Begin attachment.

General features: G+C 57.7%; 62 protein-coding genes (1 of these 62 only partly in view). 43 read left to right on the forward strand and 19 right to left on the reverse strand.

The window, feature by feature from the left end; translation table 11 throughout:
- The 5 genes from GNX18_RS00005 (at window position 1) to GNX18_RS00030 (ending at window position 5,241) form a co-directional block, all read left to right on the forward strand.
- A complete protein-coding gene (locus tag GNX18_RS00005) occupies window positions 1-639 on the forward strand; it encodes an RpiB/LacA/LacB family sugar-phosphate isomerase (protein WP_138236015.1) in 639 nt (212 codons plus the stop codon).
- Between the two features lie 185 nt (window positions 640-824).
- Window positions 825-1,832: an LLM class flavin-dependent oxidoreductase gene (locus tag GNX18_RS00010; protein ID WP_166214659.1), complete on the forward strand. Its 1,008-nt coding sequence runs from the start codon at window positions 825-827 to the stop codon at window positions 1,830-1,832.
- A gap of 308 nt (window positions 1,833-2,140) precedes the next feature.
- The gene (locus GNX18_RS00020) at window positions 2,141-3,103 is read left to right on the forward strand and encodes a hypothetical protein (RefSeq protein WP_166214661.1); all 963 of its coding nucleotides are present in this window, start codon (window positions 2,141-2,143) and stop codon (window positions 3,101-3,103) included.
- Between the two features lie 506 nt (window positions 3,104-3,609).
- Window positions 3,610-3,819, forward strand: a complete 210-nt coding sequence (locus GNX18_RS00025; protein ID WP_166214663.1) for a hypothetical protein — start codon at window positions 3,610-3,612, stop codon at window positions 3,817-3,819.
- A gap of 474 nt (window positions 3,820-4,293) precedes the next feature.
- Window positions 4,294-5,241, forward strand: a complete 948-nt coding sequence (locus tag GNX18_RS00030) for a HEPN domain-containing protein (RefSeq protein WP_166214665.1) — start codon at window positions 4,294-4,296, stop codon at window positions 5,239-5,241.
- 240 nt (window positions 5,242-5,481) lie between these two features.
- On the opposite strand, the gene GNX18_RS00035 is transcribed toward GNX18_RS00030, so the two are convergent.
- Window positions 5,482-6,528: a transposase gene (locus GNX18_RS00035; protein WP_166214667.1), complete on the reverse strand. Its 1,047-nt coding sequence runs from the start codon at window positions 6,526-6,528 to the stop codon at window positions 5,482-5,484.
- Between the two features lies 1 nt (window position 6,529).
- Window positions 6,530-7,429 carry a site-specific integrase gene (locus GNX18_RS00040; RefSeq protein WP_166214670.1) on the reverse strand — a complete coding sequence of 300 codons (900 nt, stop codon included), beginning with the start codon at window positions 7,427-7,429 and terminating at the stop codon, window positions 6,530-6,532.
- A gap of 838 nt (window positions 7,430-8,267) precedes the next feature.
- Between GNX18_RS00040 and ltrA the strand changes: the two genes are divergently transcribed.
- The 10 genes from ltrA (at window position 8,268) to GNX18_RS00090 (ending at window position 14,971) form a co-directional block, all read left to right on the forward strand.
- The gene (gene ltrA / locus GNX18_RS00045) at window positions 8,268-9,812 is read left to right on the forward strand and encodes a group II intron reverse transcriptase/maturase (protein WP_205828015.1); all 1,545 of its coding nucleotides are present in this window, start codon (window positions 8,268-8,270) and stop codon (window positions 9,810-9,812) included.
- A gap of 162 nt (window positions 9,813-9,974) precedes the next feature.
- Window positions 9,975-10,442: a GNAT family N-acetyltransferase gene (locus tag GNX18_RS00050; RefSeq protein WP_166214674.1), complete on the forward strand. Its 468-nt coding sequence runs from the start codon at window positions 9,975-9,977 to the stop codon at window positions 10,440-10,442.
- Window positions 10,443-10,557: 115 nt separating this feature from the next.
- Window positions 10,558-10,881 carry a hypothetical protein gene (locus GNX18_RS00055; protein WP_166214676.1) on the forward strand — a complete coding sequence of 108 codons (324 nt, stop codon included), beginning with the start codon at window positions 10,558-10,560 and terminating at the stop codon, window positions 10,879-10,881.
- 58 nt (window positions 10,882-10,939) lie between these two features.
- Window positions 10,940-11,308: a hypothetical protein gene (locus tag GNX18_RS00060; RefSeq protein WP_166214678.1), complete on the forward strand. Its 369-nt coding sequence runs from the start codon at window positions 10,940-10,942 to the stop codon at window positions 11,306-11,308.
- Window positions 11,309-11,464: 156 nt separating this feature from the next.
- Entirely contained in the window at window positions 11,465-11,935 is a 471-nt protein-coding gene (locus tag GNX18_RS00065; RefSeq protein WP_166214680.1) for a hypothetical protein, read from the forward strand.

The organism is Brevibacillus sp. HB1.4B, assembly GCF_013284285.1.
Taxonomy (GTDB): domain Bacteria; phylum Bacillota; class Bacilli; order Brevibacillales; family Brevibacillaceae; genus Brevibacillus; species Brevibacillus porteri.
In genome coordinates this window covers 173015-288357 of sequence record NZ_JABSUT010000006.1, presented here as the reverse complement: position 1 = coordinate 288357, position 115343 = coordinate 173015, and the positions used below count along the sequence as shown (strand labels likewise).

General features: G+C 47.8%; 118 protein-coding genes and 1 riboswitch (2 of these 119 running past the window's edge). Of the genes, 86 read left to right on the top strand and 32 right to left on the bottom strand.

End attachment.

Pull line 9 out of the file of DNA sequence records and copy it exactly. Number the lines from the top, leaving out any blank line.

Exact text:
- Between the two features lie 506 nt (window positions 3,104-3,609).